VOL. 114 | NO. 74 | Monday, April 17, 2000
Mike Orenstein, U
Family friendly edging 9-to-5 out the door
By LAURIE JOHNSON
The Daily News
In March, the U.S. Office of Personnel Management announced it had taken the final step toward implementing legislation to help federal employees offset the cost of child care.
For the first time, government agencies will be able to use appropriated funds to give child care allowances to lower-income employees.
While this new policy only applies to federal workers, its the latest example of a growing trend among employers nationwide: to create work environments that allow employees to do their jobs and manage their personal lives, as well.
"Family friendly" has become the new buzzword for the workplace, and its pushing the tradition of "9-to-5" onto the same dusty shelf as the IBM Selectric typewriter.
The birth of the movement can be attributed to the passage in 1993 of the Family and Medical Leave Act, the first bill President Clinton signed into law.
"The Clinton Administration has been very supportive in the area of family-friendly workplace policies," Mike Orenstein, spokesman for OPM. "There are a number of family-friendly tools available for all employees."
The FMLA, which has provisions for both the public and private sector, mandates that government workers and employees of enterprises with 50 or more can take up to 12 weeks of unpaid leave for events such as the birth of a child, serious illness or to care for an elderly or sick family member, without the threat of losing their job.
While other proposals are in the works to give federal employees additional perks, such as increasing sick-day allowances from a limit of 13 days to up to 12 weeks, the FMLA currently is the only legislation that addresses quality of life issues for private sector employees.
Private enterprise, however, is becoming increasingly aware of the importance of accommodating the needs of its workforce, particularly in todays tight job market.
"With unemployment at virtually zero, companies are doing whatever they can to try and attract employees. And not just top employees, but those they feel will be dependable and who will contribute in some useful manner," said Dr. Coy Jones, professor of management at the University of Memphis.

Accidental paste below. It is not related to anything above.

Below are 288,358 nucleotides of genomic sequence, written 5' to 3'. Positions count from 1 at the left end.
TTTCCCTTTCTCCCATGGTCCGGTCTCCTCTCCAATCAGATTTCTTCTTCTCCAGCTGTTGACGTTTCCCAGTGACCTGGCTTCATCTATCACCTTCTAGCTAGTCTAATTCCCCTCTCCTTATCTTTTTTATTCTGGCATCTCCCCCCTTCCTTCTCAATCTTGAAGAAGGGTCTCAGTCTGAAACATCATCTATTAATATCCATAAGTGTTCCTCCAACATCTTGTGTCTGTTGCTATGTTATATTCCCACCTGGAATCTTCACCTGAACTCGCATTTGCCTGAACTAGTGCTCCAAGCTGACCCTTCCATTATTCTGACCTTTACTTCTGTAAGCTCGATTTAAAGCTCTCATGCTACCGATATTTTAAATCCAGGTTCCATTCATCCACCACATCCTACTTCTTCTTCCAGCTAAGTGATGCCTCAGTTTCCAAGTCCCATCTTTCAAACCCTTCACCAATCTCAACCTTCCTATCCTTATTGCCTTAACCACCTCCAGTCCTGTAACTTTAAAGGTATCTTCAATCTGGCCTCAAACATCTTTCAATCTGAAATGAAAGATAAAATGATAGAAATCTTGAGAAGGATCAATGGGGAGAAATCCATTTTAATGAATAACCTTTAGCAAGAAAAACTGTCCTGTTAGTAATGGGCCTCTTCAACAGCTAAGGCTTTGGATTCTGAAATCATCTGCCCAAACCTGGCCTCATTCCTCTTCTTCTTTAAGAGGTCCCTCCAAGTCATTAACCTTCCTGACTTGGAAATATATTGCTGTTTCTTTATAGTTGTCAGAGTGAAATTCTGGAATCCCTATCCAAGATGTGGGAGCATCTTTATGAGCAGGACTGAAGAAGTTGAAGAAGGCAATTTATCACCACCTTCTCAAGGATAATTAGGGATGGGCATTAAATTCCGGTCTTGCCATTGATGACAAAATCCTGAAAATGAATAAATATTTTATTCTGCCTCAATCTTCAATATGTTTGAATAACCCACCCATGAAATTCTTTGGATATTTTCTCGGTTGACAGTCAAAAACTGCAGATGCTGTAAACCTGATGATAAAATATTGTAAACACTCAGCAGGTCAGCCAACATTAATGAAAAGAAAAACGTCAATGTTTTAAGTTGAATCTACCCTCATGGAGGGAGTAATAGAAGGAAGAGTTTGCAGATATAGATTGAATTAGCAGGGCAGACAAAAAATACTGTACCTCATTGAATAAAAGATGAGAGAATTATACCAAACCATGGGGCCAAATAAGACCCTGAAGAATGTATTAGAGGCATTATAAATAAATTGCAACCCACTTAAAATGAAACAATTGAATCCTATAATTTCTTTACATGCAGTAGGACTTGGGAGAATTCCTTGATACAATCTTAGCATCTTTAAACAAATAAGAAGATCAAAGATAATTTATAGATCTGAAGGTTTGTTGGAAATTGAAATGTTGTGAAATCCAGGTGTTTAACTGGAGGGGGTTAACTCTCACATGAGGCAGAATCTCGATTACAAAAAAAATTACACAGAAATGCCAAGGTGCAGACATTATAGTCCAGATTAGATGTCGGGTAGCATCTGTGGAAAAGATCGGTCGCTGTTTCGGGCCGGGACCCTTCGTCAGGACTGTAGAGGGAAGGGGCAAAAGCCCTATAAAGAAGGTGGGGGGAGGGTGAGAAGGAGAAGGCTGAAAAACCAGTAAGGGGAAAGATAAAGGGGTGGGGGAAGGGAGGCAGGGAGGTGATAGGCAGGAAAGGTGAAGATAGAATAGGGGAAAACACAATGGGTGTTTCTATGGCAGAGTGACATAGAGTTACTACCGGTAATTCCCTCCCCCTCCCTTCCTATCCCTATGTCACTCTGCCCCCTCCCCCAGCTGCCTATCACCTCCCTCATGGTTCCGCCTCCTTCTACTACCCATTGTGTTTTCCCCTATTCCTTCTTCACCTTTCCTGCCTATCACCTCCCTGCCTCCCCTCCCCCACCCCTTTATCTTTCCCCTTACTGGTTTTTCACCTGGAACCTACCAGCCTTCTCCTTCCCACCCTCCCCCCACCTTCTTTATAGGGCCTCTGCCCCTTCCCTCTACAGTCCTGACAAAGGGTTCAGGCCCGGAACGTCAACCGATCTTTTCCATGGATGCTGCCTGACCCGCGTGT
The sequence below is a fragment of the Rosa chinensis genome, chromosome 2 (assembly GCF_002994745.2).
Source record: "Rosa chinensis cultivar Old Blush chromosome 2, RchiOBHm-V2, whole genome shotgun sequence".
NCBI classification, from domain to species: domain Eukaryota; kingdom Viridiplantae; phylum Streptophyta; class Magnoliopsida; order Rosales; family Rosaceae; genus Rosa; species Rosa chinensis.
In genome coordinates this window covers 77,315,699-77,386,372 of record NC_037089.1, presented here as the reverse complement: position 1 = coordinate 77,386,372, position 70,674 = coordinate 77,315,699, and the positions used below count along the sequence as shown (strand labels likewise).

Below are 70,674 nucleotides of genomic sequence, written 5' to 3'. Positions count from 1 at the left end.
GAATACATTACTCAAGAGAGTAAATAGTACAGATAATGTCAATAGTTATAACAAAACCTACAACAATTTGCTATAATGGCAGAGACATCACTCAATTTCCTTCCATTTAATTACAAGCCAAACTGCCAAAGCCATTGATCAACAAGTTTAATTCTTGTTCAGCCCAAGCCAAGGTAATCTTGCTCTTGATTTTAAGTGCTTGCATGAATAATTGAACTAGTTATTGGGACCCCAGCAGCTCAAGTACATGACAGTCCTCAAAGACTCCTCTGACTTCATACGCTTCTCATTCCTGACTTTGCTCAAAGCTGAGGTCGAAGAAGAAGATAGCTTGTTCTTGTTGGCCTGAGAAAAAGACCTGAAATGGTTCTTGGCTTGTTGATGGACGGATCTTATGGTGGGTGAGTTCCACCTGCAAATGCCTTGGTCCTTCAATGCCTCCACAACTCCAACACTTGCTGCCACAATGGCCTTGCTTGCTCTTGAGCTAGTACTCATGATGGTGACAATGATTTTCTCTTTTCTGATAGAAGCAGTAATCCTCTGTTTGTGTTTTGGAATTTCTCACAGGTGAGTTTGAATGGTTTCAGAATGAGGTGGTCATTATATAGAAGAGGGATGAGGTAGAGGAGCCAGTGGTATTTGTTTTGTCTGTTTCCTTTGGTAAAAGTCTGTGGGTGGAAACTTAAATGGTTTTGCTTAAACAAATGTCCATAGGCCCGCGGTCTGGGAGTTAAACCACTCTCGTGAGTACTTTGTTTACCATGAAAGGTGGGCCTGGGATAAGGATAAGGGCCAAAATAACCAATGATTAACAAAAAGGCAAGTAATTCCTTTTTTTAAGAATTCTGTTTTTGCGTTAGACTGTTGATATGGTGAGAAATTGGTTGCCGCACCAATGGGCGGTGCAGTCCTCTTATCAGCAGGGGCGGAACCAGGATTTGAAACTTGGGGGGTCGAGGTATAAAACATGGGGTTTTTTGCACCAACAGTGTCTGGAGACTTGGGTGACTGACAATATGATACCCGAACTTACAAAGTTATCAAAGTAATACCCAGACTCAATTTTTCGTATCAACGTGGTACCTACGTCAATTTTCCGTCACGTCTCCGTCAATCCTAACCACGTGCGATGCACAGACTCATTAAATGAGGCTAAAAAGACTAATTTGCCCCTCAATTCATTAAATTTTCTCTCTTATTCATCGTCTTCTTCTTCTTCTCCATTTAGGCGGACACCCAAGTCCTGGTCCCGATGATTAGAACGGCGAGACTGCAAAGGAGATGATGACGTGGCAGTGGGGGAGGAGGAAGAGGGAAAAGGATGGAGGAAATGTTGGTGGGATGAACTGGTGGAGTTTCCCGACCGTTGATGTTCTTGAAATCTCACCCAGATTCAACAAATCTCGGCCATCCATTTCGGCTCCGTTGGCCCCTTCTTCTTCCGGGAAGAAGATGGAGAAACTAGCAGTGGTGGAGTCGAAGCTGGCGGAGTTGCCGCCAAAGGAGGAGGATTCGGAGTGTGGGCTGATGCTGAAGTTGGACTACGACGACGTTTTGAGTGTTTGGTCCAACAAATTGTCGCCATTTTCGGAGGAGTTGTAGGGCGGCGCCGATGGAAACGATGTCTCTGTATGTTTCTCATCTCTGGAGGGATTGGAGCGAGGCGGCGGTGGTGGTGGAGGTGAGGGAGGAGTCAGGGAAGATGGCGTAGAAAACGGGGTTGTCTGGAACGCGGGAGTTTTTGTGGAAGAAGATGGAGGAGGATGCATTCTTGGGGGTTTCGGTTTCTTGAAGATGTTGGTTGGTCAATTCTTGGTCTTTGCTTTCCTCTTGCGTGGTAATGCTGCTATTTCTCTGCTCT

"They will negotiate terms that are attractive to the employee, and will consider a lot of things they might not have considered before."
Flexible hours, job sharing and, thanks to technology, the ability to work from home are a few options todays companies both large and small are offering their employees to help them take care of their families and maintain balance in their lives.
Paid vacations and benefits for part-time employees, as well as assistance with child care either in the form of an on-site facility or a child care allowance are other ways companies make their workers lives easier.
Memphis own First Tennessee Bank has been recognized as a trailblazer on the family-friendly front.
The company has been cited by Fortune as one of the "100 Best Companies to Work for In America," recognized by Working Mother magazine as one of the top employers for working mothers, and by Business Week as a leader in balancing corporate and families strategies.
Workplace flexibility has been the cornerstone of the companys family-friendly workplace policy, said Pat Brown, vice president of performance development for First Tennessee.
"We really have worked at building a culture that supports employees issues," she said. "In return, we feel like were able to offer our customers a higher level of service."
In addition to offering flexible hours, the company provides resources to help its employees find child care, elder care and assistance in dealing with issues such as stress. First Tennessee also offers family leave, the ability to work from home in some instances, and the option of reduced hours while still retaining benefits.
Recognizing that its employees are concerned about their financial security as well as their quality of life, the company offers stock options to every employee, from custodian to top executive.